As former UNFCCC chief Yvo de Boer pointed out recently, the Rio+20 Earth Summit demonstrated the level to which business is now taking a lead without waiting for government policy. Increasing interest in energy efficiency measures among big business can be seen as another example (if limited to certain regions) of this taking place.
A focus on reporting could also get around the politically toxic issue of binding emission targets, which many developed and developing states actively (if stealthily) protest against. Merely looking at the scales is enough to make some people try and lose weight – and a similar approach to emissions could have a similar effect.
And there is pressure from certain governments – some of whom are mentioned above – for reporting capacities to be improved.
Point 47 in the final Rio+20 text called for reporting to be expanded, calling on “industry, interested governments as well as relevant stakeholders with the support of the UN system, as appropriate, to develop models for best practice and facilitate action for the integration of sustainability reporting”.
Yet this fell well short of mandatory reporting, which companies such as Aviva Investors had called for before the conference. Steve Waygood from Aviva subsequently claimed a coalition from Canada, New Zealand, Australia, Kazakhstan and the US Chamber of Commerce had blocked moves, believing it could undermine their national interests.
The argument against is familiar – and revolves around complaints from certain companies of red tape and regulation. (Battle dismisses these concerns, reasoning that any business that is not conducting a thorough analysis of its energy and water use is effectively driving blind.)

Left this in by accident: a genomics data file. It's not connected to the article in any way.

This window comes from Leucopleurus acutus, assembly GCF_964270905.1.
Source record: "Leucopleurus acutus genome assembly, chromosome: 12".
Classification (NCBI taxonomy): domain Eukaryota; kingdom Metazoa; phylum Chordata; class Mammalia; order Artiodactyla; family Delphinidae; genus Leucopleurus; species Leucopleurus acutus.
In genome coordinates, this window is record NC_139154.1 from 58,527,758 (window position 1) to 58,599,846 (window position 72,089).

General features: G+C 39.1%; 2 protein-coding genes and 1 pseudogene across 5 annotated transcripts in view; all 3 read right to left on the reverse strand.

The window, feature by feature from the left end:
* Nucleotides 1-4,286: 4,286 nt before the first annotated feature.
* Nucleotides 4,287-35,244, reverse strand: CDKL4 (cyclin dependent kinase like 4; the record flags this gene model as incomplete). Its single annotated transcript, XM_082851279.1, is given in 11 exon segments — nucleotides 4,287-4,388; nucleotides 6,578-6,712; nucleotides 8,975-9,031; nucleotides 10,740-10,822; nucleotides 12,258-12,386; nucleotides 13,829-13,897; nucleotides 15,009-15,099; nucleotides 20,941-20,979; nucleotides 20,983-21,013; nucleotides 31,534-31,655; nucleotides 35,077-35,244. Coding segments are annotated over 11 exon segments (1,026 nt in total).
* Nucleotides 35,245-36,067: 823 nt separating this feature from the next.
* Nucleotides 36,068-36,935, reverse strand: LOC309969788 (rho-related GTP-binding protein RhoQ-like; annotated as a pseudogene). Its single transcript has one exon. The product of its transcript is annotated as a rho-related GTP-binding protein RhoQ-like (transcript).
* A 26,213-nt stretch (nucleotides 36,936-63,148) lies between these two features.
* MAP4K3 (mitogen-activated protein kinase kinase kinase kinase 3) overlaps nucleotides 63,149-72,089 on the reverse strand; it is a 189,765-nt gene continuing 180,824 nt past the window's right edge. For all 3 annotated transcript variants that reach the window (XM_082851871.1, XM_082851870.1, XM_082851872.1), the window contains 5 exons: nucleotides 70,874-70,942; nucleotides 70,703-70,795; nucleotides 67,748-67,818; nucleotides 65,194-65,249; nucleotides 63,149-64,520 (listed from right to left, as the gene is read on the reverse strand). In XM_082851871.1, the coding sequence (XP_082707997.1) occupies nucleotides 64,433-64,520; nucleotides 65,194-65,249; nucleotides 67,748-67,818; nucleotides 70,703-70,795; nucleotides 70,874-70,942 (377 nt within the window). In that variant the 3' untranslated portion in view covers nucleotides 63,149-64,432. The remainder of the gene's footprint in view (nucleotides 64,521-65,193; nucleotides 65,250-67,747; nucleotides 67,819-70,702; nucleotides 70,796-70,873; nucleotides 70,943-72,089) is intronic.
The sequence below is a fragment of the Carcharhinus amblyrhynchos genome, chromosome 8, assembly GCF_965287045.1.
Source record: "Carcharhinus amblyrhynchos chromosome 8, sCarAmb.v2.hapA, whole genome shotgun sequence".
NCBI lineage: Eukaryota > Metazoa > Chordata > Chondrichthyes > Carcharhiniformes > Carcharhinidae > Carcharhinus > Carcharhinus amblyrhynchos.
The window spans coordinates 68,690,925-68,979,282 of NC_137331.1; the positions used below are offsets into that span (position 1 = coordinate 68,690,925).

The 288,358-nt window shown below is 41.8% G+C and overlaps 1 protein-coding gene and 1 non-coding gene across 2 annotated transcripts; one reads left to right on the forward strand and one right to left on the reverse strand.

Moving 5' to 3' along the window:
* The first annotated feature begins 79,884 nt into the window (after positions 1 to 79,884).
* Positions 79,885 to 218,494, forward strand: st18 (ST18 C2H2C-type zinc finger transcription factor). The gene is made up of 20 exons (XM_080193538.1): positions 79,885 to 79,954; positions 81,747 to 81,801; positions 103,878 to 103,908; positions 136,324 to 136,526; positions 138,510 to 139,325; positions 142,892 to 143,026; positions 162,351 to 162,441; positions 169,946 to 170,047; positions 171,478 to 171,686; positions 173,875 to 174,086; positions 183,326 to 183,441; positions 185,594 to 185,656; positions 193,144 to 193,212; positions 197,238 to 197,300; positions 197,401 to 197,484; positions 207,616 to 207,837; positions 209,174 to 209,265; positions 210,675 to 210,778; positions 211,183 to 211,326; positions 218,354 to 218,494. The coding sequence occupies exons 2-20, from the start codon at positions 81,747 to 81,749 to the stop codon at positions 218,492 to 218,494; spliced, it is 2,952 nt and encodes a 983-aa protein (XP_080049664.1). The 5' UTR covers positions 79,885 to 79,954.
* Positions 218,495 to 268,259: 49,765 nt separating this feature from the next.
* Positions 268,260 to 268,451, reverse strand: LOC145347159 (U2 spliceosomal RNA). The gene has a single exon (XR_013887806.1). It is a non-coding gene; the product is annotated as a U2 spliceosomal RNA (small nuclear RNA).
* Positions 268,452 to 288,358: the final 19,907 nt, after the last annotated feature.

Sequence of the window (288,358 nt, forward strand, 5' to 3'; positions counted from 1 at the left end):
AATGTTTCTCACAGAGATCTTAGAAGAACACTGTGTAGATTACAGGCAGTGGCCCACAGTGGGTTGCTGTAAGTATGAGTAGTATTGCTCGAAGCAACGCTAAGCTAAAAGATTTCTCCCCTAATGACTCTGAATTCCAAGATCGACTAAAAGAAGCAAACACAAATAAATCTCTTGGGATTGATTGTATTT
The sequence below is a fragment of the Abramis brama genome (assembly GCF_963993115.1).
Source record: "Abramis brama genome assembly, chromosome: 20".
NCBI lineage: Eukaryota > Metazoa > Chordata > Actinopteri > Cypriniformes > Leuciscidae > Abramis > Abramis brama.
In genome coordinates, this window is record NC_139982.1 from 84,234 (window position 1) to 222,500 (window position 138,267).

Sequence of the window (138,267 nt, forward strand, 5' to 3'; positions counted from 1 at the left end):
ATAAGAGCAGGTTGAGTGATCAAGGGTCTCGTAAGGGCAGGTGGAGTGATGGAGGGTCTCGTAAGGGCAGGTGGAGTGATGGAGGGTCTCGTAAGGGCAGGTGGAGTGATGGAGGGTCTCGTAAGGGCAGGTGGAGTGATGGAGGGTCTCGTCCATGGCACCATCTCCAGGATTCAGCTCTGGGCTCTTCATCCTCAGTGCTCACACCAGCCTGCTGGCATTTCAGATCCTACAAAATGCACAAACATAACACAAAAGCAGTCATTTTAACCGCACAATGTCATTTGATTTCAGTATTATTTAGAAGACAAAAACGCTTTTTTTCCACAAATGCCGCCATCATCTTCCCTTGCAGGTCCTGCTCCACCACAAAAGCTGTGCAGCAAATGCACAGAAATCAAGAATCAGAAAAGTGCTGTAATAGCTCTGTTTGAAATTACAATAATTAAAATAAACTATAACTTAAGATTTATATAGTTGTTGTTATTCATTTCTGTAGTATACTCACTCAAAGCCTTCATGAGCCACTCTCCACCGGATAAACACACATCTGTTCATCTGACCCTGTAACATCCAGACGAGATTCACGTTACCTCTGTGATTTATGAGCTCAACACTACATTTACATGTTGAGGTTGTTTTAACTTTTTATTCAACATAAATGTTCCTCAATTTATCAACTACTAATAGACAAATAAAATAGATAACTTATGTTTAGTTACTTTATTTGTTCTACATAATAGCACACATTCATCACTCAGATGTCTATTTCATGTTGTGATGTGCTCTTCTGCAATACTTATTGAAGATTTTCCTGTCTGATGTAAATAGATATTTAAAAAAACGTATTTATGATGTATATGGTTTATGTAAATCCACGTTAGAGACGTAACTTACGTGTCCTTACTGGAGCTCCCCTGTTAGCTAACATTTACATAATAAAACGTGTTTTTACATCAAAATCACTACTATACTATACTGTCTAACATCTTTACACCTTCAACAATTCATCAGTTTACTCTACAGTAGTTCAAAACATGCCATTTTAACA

A more pressing concern is that such a regime would only be effective if the standards were of a high quality and applied in a consistent manner.
Last year the Guardian highlighted some shocking reports – with VW and E.ON winning the outright award for mistake/omission of the year: “The German carmaker and power company both decided not to include a massive coal plant in Germany in their emissions records: VW because it was owned by E.ON, E.ON because it was run by VW,” it reported.
Laughable as that example may sound, consistency over reporting or simply the accounting of GHG emissions is a deadly serious issue at the UN climate talks, and one that has rumbled on since its inclusion in the 2007 Bali Action Plan.
UNFCCC chief Christiana Figueres summed up her frustration with this aspect of the talks recently, saying: “We need to know that a tonne in Brussels is worth the same as a tonne in Australia, and a tonne in Costa Rica”.
Most recently negotiators at the recent Bangkok summit found themselves bogged down in unproductive discussions on this issue.
As Chris Wright from Adopt A Negotiator revealed, in one meeting an EU proposal with the words ‘common accounting rules’ was met with frantic interventions from China, India, South Africa and Brazil. “According to China there is a key difference between common accounting rules and accounting rules that ensure accountability”, he wrote.
Under the UN talks the principle of Common But Differentiated Responsibility currently applies to all policy proposals. Many Parties use this as an excuse for claiming that ‘Common Rules for Accounting’ cannot be applied to everyone.
In its pre-COP18 report the UK’s Energy and Climate Change Committee Committee warned that without consensus over measuring, reporting and verification, an effective emissions deal in 2015 will be impossible.
Discussions over developing a transparent system of accounting will continue at the next round of major UN climate negotiations in Doha.